Like in other brain areas, the major mode of cell to cell communication is carried out via chemically mediated synaptic signal transmission in the mammalian retina. However, this classical view has dramatically changed over the last decade as converging evidence indicates that electrical synapses via gap junctions form a second and significant mode of interneuronal communication. Gap junctions are ubiquitous in the retina, displayed by all five major classes of retinal neurons. Retinal gap junctions also play a variety of roles including signal transmission, improving signal/noise ratio and synchronization of neuronal activity. Moreover, it has been shown that retinal gap junctions are dynamically regulated by changes in ambient light levels and by circadian rhythms. Therefore, direct intercellular communication via electrical synapses must play a key role in the intraretinal propagation and integration of signals that are ultimately transmitted to the brain via the output ganglion cells (GCs). The goal of the proposed research is to study the distribution, molecular makeup, function and regulation of gap junctions formed by GCs in the mouse retina. Accordingly, my specific aims are: (1) to examine the distribution of GC gap junctions in the mouse retina;(2) to study the connexin subunit composition of these gap junctions;(3) to elucidate the role of different GC gap junctions;(4) to study the effects of dark/light adaptation on the physiology of GC gap junctions;(5) to study the pharmacology of GC gap junctions. In this project I will use a multidisciplinary approach, including morphology, immunocytochemistry, electrophysiology, pharmacology and usage of transgenic mouse strains to study these above points. I anticipate that this project will significantly contribute to our understanding about how visual signals are generated and how the retina works. The relevance of this study is strongly justified by the fact that malfunction of gap junctions are associated with neurological diseases including X- linked Charcot-Marie-Tooth disease and nonsyndromic hearing loss as well as with an abnormally extensive posttraumatic cell loss. Therefore, it is likely that defects in retinal gap junctions will lead to retinopathies associated with impairment of signaling and adaptation.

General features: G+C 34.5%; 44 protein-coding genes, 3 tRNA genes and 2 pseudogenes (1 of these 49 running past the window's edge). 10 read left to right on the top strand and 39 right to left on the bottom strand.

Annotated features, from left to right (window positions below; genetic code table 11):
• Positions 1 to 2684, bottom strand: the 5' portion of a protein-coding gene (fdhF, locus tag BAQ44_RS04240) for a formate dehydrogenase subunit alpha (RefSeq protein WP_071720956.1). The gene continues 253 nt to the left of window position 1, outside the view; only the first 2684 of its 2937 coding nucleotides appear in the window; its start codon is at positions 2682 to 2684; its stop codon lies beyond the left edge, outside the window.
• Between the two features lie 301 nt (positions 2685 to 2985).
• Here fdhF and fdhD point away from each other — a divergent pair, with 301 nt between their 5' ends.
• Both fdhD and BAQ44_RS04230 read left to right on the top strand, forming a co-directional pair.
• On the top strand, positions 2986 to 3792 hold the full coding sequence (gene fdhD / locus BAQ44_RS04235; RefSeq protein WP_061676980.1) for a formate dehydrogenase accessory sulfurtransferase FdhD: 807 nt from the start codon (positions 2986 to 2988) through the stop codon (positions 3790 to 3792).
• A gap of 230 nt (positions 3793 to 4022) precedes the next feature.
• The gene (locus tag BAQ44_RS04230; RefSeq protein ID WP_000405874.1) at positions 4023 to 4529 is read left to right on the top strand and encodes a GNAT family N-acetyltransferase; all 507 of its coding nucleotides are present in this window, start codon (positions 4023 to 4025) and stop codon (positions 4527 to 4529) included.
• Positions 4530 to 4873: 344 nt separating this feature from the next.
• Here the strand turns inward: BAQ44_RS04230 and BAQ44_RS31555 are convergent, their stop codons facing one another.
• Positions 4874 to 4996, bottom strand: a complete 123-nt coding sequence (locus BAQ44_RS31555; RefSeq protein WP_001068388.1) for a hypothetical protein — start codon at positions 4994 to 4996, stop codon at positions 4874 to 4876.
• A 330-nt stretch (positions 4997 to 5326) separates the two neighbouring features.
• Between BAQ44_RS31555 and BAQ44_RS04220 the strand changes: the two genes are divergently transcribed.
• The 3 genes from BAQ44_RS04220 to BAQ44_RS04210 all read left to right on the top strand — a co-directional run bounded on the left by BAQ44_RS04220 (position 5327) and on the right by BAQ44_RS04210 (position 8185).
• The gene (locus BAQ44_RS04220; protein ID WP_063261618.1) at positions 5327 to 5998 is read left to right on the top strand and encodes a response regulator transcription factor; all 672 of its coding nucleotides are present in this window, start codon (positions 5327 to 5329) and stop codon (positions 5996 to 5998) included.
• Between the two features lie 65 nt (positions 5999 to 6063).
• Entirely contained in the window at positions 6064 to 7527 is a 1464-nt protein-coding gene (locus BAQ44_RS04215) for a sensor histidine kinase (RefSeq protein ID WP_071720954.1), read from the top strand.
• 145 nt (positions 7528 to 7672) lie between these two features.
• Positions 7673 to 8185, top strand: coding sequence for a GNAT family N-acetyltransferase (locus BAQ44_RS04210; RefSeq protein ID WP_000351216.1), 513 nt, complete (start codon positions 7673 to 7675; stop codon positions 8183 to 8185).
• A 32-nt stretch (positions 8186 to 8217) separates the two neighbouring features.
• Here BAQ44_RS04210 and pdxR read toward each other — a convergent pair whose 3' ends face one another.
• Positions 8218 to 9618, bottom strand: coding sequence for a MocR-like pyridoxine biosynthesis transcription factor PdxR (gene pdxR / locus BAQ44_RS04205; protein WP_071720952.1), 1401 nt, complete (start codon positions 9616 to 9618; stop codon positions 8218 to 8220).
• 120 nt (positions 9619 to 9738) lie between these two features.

National Institute of Health (NIH)
National Eye Institute (NEI)
Research Project (R01)
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Biology and Diseases of the Posterior Eye Study Section (BDPE)
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Greenwell, Thomas
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New York University
Schools of Medicine
New York
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Akopian, Abram; Atlasz, Tamas; Pan, Feng et al. (2014) Gap junction-mediated death of retinal neurons is connexin and insult specific: a potential target for neuroprotection. J Neurosci 34:10582-91
Völgyi, Béla; Pan, Feng; Paul, David L et al. (2013) Gap junctions are essential for generating the correlated spike activity of neighboring retinal ganglion cells. PLoS One 8:e69426
Farajian, Reza; Pan, Feng; Akopian, Abram et al. (2011) Masked excitatory crosstalk between the ON and OFF visual pathways in the mammalian retina. J Physiol 589:4473-89
Osterhout, Jessica A; Josten, Nicko; Yamada, Jena et al. (2011) Cadherin-6 mediates axon-target matching in a non-image-forming visual circuit. Neuron 71:632-9
Hu, Edward H; Pan, Feng; Völgyi, Béla et al. (2010) Light increases the gap junctional coupling of retinal ganglion cells. J Physiol 588:4145-63
Pan, Feng; Paul, David L; Bloomfield, Stewart A et al. (2010) Connexin36 is required for gap junctional coupling of most ganglion cell subtypes in the mouse retina. J Comp Neurol 518:911-27
Bloomfield, Stewart A; Völgyi, Béla (2009) The diverse functional roles and regulation of neuronal gap junctions in the retina. Nat Rev Neurosci 10:495-506
Ackert, Jessica M; Farajian, Reza; Volgyi, Bela et al. (2009) GABA blockade unmasks an OFF response in ON direction selective ganglion cells in the mammalian retina. J Physiol 587:4481-95
Völgyi, Béla; Chheda, Samir; Bloomfield, Stewart A (2009) Tracer coupling patterns of the ganglion cell subtypes in the mouse retina. J Comp Neurol 512:664-87